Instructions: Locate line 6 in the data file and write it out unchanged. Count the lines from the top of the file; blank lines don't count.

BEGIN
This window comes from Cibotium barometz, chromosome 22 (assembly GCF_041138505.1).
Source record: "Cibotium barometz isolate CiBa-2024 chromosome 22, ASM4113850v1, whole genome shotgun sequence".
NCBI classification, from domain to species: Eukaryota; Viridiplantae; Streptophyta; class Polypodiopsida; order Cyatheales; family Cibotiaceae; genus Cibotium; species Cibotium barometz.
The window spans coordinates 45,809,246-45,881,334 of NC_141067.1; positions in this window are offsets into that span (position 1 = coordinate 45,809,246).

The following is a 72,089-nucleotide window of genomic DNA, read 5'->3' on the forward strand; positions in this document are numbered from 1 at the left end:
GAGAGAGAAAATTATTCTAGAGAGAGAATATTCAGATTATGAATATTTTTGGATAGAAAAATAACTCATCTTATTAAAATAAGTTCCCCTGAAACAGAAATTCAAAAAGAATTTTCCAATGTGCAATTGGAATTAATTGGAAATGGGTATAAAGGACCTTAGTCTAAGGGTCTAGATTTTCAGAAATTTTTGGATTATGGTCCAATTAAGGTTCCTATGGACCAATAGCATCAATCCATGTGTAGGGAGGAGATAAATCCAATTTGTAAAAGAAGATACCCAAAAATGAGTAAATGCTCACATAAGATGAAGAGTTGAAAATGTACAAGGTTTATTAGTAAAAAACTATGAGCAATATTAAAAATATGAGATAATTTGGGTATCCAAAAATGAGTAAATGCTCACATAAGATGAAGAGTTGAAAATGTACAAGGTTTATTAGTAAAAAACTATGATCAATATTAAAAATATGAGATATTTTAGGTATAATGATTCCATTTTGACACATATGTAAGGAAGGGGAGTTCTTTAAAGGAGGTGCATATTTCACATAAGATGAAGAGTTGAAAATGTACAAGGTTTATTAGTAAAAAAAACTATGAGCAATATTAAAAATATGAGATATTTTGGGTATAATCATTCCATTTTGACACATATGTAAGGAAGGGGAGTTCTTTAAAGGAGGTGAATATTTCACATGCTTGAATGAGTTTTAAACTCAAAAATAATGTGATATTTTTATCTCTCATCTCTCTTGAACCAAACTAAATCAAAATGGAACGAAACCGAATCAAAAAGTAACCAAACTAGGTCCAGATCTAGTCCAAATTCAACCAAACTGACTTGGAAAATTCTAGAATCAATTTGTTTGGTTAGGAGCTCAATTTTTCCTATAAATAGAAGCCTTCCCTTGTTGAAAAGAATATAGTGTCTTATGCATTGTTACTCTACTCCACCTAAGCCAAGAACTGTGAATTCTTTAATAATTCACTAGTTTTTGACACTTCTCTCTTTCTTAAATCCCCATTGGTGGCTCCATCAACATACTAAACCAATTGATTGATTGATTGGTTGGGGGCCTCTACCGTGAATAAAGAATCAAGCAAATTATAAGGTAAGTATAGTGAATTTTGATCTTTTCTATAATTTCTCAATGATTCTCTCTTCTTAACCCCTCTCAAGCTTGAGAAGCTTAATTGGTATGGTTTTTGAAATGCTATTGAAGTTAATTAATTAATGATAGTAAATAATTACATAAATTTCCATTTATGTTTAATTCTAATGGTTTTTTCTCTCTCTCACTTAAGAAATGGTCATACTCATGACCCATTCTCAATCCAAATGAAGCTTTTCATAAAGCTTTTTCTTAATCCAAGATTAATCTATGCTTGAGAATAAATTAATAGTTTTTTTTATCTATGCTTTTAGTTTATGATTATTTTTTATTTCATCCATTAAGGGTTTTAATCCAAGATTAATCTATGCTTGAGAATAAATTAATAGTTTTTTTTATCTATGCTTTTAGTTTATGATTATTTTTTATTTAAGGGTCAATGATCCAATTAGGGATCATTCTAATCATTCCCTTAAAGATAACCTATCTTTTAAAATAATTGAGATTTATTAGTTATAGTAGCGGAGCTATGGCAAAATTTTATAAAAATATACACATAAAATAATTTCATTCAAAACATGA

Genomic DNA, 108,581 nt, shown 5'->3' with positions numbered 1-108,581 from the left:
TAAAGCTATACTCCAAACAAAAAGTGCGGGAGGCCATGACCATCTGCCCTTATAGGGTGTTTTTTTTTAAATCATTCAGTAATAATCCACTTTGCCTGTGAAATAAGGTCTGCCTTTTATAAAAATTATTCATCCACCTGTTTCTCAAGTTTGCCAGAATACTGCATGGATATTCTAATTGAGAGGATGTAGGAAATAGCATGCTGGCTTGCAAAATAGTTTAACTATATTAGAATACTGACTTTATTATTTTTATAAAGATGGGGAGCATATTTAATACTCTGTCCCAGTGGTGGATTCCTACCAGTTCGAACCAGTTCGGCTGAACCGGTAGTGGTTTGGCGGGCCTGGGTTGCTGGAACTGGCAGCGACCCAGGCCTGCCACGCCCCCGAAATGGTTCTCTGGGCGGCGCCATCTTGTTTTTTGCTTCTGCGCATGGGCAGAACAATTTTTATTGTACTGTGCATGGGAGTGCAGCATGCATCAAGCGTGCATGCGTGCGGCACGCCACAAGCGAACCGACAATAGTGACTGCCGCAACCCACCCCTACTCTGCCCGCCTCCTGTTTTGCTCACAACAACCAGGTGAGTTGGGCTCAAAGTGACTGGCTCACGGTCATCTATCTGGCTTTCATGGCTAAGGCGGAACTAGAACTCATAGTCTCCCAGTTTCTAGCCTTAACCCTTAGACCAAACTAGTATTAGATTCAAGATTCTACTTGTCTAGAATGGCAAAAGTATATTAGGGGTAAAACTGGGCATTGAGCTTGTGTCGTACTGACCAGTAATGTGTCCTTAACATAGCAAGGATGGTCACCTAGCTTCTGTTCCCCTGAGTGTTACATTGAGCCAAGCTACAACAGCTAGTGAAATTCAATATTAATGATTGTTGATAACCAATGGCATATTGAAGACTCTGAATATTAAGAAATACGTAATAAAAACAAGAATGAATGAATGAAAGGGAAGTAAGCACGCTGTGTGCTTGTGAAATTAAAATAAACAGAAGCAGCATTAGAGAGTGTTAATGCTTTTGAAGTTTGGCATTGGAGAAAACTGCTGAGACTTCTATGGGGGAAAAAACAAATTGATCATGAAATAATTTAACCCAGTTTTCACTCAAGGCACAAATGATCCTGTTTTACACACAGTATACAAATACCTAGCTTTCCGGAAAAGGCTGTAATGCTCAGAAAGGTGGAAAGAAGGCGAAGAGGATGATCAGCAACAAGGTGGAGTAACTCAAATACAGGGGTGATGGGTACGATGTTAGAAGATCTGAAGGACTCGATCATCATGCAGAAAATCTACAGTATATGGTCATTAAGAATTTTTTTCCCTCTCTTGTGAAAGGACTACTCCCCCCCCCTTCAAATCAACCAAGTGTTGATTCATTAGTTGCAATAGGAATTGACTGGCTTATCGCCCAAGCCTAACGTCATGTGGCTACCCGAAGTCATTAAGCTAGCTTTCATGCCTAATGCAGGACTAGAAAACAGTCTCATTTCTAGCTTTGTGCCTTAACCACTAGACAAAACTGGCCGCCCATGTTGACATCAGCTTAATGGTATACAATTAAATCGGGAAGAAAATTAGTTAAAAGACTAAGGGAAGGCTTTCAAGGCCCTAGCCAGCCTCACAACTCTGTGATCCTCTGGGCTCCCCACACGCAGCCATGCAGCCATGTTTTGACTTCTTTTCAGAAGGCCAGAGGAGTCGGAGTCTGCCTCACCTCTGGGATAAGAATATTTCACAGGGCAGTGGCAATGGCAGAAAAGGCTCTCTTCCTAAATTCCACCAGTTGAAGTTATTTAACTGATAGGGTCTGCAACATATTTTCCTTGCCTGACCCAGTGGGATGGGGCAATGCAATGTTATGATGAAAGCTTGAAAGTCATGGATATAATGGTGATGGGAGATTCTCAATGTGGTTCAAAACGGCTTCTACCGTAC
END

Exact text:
GAGAGAGAAAATTATTCTAGAGAGAGAATATTCAGATTATGAATATTTTTGGATAGAAAAATAACTCATCTTATTAAAATAAGTTCCCCTGAAACAGAAATTCAAAAAGAATTTTCCAATGTGCAATTGGAATTAATTGGAAATGGGTATAAAGGACCTTAGTCTAAGGGTCTAGATTTTCAGAAATTTTTGGATTATGGTCCAATTAAGGTTCCTATGGACCAATAGCATCAATCCATGTGTAGGGAGGAGATAAATCCAATTTGTAAAAGAAGATACCCAAAAATGAGTAAATGCTCACATAAGATGAAGAGTTGAAAATGTACAAGGTTTATTAGTAAAAAACTATGAGCAATATTAAAAATATGAGATAATTTGGGTATCCAAAAATGAGTAAATGCTCACATAAGATGAAGAGTTGAAAATGTACAAGGTTTATTAGTAAAAAACTATGATCAATATTAAAAATATGAGATATTTTAGGTATAATGATTCCATTTTGACACATATGTAAGGAAGGGGAGTTCTTTAAAGGAGGTGCATATTTCACATAAGATGAAGAGTTGAAAATGTACAAGGTTTATTAGTAAAAAAAACTATGAGCAATATTAAAAATATGAGATATTTTGGGTATAATCATTCCATTTTGACACATATGTAAGGAAGGGGAGTTCTTTAAAGGAGGTGAATATTTCACATGCTTGAATGAGTTTTAAACTCAAAAATAATGTGATATTTTTATCTCTCATCTCTCTTGAACCAAACTAAATCAAAATGGAACGAAACCGAATCAAAAAGTAACCAAACTAGGTCCAGATCTAGTCCAAATTCAACCAAACTGACTTGGAAAATTCTAGAATCAATTTGTTTGGTTAGGAGCTCAATTTTTCCTATAAATAGAAGCCTTCCCTTGTTGAAAAGAATATAGTGTCTTATGCATTGTTACTCTACTCCACCTAAGCCAAGAACTGTGAATTCTTTAATAATTCACTAGTTTTTGACACTTCTCTCTTTCTTAAATCCCCATTGGTGGCTCCATCAACATACTAAACCAATTGATTGATTGATTGGTTGGGGGCCTCTACCGTGAATAAAGAATCAAGCAAATTATAAGGTAAGTATAGTGAATTTTGATCTTTTCTATAATTTCTCAATGATTCTCTCTTCTTAACCCCTCTCAAGCTTGAGAAGCTTAATTGGTATGGTTTTTGAAATGCTATTGAAGTTAATTAATTAATGATAGTAAATAATTACATAAATTTCCATTTATGTTTAATTCTAATGGTTTTTTCTCTCTCTCACTTAAGAAATGGTCATACTCATGACCCATTCTCAATCCAAATGAAGCTTTTCATAAAGCTTTTTCTTAATCCAAGATTAATCTATGCTTGAGAATAAATTAATAGTTTTTTTTATCTATGCTTTTAGTTTATGATTATTTTTTATTTCATCCATTAAGGGTTTTAATCCAAGATTAATCTATGCTTGAGAATAAATTAATAGTTTTTTTTATCTATGCTTTTAGTTTATGATTATTTTTTATTTAAGGGTCAATGATCCAATTAGGGATCATTCTAATCATTCCCTTAAAGATAACCTATCTTTTAAAATAATTGAGATTTATTAGTTATAGTAGCGGAGCTATGGCAAAATTTTATAAAAATATACACATAAAATAATTTCATTCAAAACATGA